Written by Adam Fairbanks
Photographed by Alexis Fairbanks
Yellowstone National Park, known for its gravity defying geysers, colorful hot
springs, and the two tumbling waterfalls that carve out the grand canyon of
Yellowstone, is possibly our nation’s most iconic National Park. Unfortunately, its
fame cannot protect Yellowstone’s ecology from the increasingly present threats of
Temperatures are increasing across the globe and the Yellowstone
area—mostly in Wyoming but spilling over into both Montana and Idaho—is not
immune. The Park has noticed an uptick in both average minimal and average
overall temperatures, particularly since 1980. Global climate models predict that by
the end of this century, the mean temperature in the greater Yellowstone area will
increase by 2.6-5.7 degrees Celsius.
A temperature increase of this magnitude will have profound effects on
Yellowstone’s ecology and could be disastrous for some of its foundational species:
the five needle pine trees. As temperatures rise they force the tree line to rise as
well, which decreases the amount of land this group of trees can grow on. These
trees play an essential role in the Yellowstone ecosystem, providing food and shelter
for animals from birds and chipmunks to the Yellowstone grizzly bear. In fact,
concern over the loss of range for the five needle pine trees prompted a judge to
restore the Endangered Species Act protection on the Yellowstone grizzly bear in
Precipitation patters are also changing in Yellowstone. While average
precipitation has seen a slight increase since 1900, its recently been falling earlier in
the year. In addition, the rising temperatures throughout the year mean less
snowfall to feed the rivers and streams that run through Yellowstone. These two
factors coupled together mean especially dry, hot summers—favorable conditions
for one of Yellowstone’s other famous features: fire.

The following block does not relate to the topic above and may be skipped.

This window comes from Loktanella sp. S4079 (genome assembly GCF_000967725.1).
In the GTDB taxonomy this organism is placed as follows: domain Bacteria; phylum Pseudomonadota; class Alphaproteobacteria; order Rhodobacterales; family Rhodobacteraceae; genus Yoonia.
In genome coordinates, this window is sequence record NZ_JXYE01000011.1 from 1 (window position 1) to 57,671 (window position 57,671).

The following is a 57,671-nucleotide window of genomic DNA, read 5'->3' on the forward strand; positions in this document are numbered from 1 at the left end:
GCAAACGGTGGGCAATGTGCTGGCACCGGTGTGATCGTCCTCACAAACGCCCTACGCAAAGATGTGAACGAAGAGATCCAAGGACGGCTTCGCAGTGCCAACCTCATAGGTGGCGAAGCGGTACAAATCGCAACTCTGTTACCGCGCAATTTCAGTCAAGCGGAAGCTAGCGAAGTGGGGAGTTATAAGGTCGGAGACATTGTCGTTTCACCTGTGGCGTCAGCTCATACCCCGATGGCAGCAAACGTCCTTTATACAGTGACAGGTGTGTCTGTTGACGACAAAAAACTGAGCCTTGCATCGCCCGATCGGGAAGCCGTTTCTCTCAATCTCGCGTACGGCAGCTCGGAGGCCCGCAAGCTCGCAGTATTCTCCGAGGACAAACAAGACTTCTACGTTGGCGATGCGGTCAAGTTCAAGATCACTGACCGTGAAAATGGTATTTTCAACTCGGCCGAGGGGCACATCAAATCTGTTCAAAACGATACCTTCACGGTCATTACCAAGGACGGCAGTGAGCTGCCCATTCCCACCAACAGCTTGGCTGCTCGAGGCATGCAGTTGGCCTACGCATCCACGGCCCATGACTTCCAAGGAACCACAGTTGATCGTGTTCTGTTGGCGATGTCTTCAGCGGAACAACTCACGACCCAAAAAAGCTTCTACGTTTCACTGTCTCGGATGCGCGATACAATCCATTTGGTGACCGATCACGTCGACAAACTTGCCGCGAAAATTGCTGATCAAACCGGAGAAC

Wildfire is a natural force in the western environments of the United States.
It serves as a renewing agent by clearing fields and forests of dead plant debris and
quickly returning those stored nutrients back to the soil. Many plants and animals
have evolved to coexist and even benefit from wildfires. Some grasses store their
nutrients in tubers under the ground so that the fire can’t scorch them, and once it
passes they simply sprout up again. Some species of evergreens drop cones that
only open after the extreme heat of a forest fire, ensuring that their seeds will be the
first to germinate in the freshly cleared ground.
However, with increasingly hot, dry summers, experts fear that Yellowstone
may see more fires like the ones of 1988. The fire raged for several months and
burned 793,000 acres: over one third of the Park. Even smaller fires that occurred
more frequently would have the power to radically change Yellowstone’s ecology.
As fires burn through forests they clear the way for new life to flourish, but only by
destroying the old. Yellowstone’s old growth forests could literally go up in smoke,
and the Park would be left with a completely different ecosystem based on newer,
The environmental problems that are currently facing Yellowstone and will
face Yellowstone in the future are the same problems that our entire country, and
our entire planet, will be facing shortly. Environmental change is coming at an
accelerated rate, and has been for some time now. In the coming years it will
become impossible to ignore, and in the years after that it may become impossible
to live with. We—as citizens of the world—need to change our habits and our way
of life if we want to avoid the total ecologic collapse that is almost surely coming
before the turn of the next century.